BP Oil Slick to Make Landfall Here Sunday
by Glynn Wilson
DAUPHIN ISLAND – We arrived on the scene here before sunset on Friday at the point where the massive BP oil slick is supposed to hit Alabama first, the Western tip of Dauphin Island south of Mobile.
There’s already a black streak in the sand on the primary dune line here from routine pollution on this side of Mobile Bay.
So far, the readiness to handle a disaster of this magnitude appears not just inadequate, but non-existant. There are only 60 miles of boom to cover 300 miles of coast, according to a spokesman for the town of Dauphin Island, and it is useless with waves of three feat or higher.
With storms coming in over the Gulf for the next few days out of the southwest, the waves could top six to eight feet or more. There are no plans in place to do ANYTHING to try and stop the oil from coming ashore here.
The clouds on Friday looked like the sky over Mordor in the final episode of Lord of the Rings, a harbinger of a looming disaster of epic proportions. This will no doubt dwarf the Exxon Valdez oil spill in Prince William’s Sound Alaska in March of 1989, and without exaggeration, will be called the largest and worst environmental disaster in American history.
Did I mention no plan?
British Petroleum once downplayed the possibility of a catastrophic accident at an offshore rig that exploded, according to AP. In the company’s 2009 exploration plan and environmental impact analysis for the well, BP suggested it was unlikely, or virtually impossible, for an accident to occur that would lead to a giant crude oil spill and serious damage to beaches, fish and mammals.
The Mobile Press-Register apparently broke the story on a confidential government report which makes clear the Coast Guard now fears the well could become an unchecked gusher shooting millions of gallons of oil per day into the Gulf.
As for the cause of the blast and the leak, according to the New Orleans bureau of the Associated Press, oil services contractor Halliburton Inc. said in a statement Friday that workers had finished cementing the well’s pipes 20 hours before the rig went up in flames.
Halliburton, the company of former Vice President Dick Cheney, is named as a defendant in most of the more than two dozen lawsuits filed by Gulf Coast people and businesses claiming the oil spill could ruin them financially. One lawsuit filed by an injured technician on the rig claims that Halliburton improperly performed its job in cementing the well, “increasing the pressure at the well and contributing to the fire, explosion and resulting oil spill.”
Remote-controlled blowout preventers designed to apply brute force to seal off a well should have kicked in. But they failed to activate after the explosion.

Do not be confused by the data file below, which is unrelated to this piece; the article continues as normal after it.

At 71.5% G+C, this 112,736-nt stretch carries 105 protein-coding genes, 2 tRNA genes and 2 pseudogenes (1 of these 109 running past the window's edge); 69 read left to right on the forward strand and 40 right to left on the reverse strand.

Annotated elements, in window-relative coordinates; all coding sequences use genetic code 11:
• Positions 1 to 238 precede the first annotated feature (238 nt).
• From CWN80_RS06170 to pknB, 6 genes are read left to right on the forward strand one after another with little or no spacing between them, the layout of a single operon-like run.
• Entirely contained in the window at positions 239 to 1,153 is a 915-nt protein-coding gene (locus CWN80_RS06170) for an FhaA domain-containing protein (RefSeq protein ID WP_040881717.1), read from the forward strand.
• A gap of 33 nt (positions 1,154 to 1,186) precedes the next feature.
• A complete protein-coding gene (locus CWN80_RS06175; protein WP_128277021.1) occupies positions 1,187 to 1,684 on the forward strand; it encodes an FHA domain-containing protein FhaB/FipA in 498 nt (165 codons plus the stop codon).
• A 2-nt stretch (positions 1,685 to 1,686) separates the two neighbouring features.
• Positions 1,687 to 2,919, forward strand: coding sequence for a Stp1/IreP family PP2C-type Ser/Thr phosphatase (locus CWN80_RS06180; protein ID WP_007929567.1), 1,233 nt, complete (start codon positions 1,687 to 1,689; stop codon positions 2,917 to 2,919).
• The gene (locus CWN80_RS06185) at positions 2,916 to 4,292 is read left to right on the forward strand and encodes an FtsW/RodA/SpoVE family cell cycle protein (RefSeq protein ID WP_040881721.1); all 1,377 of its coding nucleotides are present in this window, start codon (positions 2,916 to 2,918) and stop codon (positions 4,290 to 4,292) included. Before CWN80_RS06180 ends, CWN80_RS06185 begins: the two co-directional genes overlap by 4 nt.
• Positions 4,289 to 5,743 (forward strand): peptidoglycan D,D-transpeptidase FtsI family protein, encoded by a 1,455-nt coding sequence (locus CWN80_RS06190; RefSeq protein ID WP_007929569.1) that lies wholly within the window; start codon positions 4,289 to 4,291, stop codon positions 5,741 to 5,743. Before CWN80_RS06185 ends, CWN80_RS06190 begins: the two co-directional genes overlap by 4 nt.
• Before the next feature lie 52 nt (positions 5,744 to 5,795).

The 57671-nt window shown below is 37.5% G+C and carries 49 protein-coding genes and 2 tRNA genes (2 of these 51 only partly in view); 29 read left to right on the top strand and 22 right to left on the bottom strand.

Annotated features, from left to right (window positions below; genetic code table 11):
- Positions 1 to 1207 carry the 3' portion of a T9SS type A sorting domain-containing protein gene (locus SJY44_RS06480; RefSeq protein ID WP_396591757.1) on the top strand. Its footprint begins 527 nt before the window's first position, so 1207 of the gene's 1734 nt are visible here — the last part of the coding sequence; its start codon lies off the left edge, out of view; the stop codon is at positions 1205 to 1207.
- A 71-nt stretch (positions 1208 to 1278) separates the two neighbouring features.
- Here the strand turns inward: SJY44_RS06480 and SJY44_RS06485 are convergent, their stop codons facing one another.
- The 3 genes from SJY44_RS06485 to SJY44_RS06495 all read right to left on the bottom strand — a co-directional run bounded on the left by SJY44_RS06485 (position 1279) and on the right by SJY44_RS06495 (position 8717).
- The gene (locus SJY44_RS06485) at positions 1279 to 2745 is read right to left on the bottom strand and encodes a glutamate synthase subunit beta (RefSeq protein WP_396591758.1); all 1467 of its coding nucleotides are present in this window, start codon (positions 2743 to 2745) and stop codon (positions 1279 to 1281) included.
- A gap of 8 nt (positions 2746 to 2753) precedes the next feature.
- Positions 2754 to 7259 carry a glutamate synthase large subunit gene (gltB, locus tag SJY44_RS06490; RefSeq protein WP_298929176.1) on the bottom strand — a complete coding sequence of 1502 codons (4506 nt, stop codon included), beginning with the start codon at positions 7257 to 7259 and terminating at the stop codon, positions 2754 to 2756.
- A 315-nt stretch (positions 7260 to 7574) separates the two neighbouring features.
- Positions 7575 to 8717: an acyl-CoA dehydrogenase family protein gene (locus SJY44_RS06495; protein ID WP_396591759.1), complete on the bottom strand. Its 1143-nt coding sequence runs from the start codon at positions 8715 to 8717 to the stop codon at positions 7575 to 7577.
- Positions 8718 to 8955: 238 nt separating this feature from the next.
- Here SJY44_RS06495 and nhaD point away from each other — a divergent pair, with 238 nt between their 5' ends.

Scott Bickford, a lawyer for several Deepwater Horizon workers who survived the blast, said he believes a “burp” of natural gas rose to the rig floor and was sucked into machinery, leading to the explosion.
If that’s not enough, BP has knowingly broken federal laws and violated its own internal procedures by failing to maintain crucial safety and engineering documents related to one of the firms other deepwater production projects in the Gulf of Mexico, a former contractor who worked for the oil behemoth claimed in internal emails last year and other documents obtained by Truthout.
Then, the American Bird Conservancy, the nation’s leading bird conservation organization, released a list of key bird sites they say are most immediately threatened by the ongoing Deepwater Horizon oil spill in the Gulf.
The pelicans, like the one above, are going to have a hard time of it, especially at the Gulf Coast Least Tern Colony; the Lower Pascagoula River – including the Pascagoula River Coastal Preserve; the Gulf Islands National Seashore; Breton National Wildlife Refuge – including the Chandeleur Islands; Dauphin Island; Fort Morgan Historical Park; Bon Secour National Wildlife Refuge; Eglin Air Force Base; Delta National Wildlife Refuge; and Baptiste Collette Bird Islands.
This is the kind of disaster that changes mens’ souls. It will turn many Republicans into environmentalists, and get the Democrats in Alabama talking about the environment finally, without a doubt, in the midterm elections just one month down the road on June 1.
We are on the scene and will document it the best we can over the next few days.
The scene appeared entirely routine at the gas wells along Alabama’s Gulf Coast on Friday, two days before BP’s destructive oil slick is scheduled to virtually shut down this part of the world, killing tourism, devastating commercial and recreational sea food harvesting, and covering the coast and inland estuaries in black, gooey oil.
© 2010, Glynn Wilson. All rights reserved.